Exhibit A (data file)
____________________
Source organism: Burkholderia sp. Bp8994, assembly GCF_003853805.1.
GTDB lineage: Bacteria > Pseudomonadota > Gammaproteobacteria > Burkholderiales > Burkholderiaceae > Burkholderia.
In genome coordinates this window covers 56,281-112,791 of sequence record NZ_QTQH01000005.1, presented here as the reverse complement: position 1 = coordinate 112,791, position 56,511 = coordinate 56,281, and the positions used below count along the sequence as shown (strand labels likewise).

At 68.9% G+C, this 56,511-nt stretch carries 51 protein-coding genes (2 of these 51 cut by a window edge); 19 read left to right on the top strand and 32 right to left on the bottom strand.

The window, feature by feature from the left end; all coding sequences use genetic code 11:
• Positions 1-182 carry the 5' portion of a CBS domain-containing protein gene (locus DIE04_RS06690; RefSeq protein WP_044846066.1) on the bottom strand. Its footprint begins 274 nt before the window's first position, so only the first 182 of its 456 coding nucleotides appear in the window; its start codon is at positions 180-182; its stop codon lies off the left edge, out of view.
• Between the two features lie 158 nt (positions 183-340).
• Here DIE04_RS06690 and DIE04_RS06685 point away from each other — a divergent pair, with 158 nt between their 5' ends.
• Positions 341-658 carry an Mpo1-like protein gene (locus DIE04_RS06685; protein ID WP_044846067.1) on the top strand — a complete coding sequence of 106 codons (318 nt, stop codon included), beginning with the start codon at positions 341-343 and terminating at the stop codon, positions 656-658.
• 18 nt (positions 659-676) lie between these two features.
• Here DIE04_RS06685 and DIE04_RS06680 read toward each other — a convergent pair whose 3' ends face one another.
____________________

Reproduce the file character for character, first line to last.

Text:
Source organism: Burkholderia sp. Bp8994, assembly GCF_003853805.1.
GTDB lineage: Bacteria > Pseudomonadota > Gammaproteobacteria > Burkholderiales > Burkholderiaceae > Burkholderia.
In genome coordinates this window covers 56,281-112,791 of sequence record NZ_QTQH01000005.1, presented here as the reverse complement: position 1 = coordinate 112,791, position 56,511 = coordinate 56,281, and the positions used below count along the sequence as shown (strand labels likewise).

At 68.9% G+C, this 56,511-nt stretch carries 51 protein-coding genes (2 of these 51 cut by a window edge); 19 read left to right on the top strand and 32 right to left on the bottom strand.

The window, feature by feature from the left end; all coding sequences use genetic code 11:
• Positions 1-182 carry the 5' portion of a CBS domain-containing protein gene (locus DIE04_RS06690; RefSeq protein WP_044846066.1) on the bottom strand. Its footprint begins 274 nt before the window's first position, so only the first 182 of its 456 coding nucleotides appear in the window; its start codon is at positions 180-182; its stop codon lies off the left edge, out of view.
• Between the two features lie 158 nt (positions 183-340).
• Here DIE04_RS06690 and DIE04_RS06685 point away from each other — a divergent pair, with 158 nt between their 5' ends.
• Positions 341-658 carry an Mpo1-like protein gene (locus DIE04_RS06685; protein ID WP_044846067.1) on the top strand — a complete coding sequence of 106 codons (318 nt, stop codon included), beginning with the start codon at positions 341-343 and terminating at the stop codon, positions 656-658.
• 18 nt (positions 659-676) lie between these two features.
• Here DIE04_RS06685 and DIE04_RS06680 read toward each other — a convergent pair whose 3' ends face one another.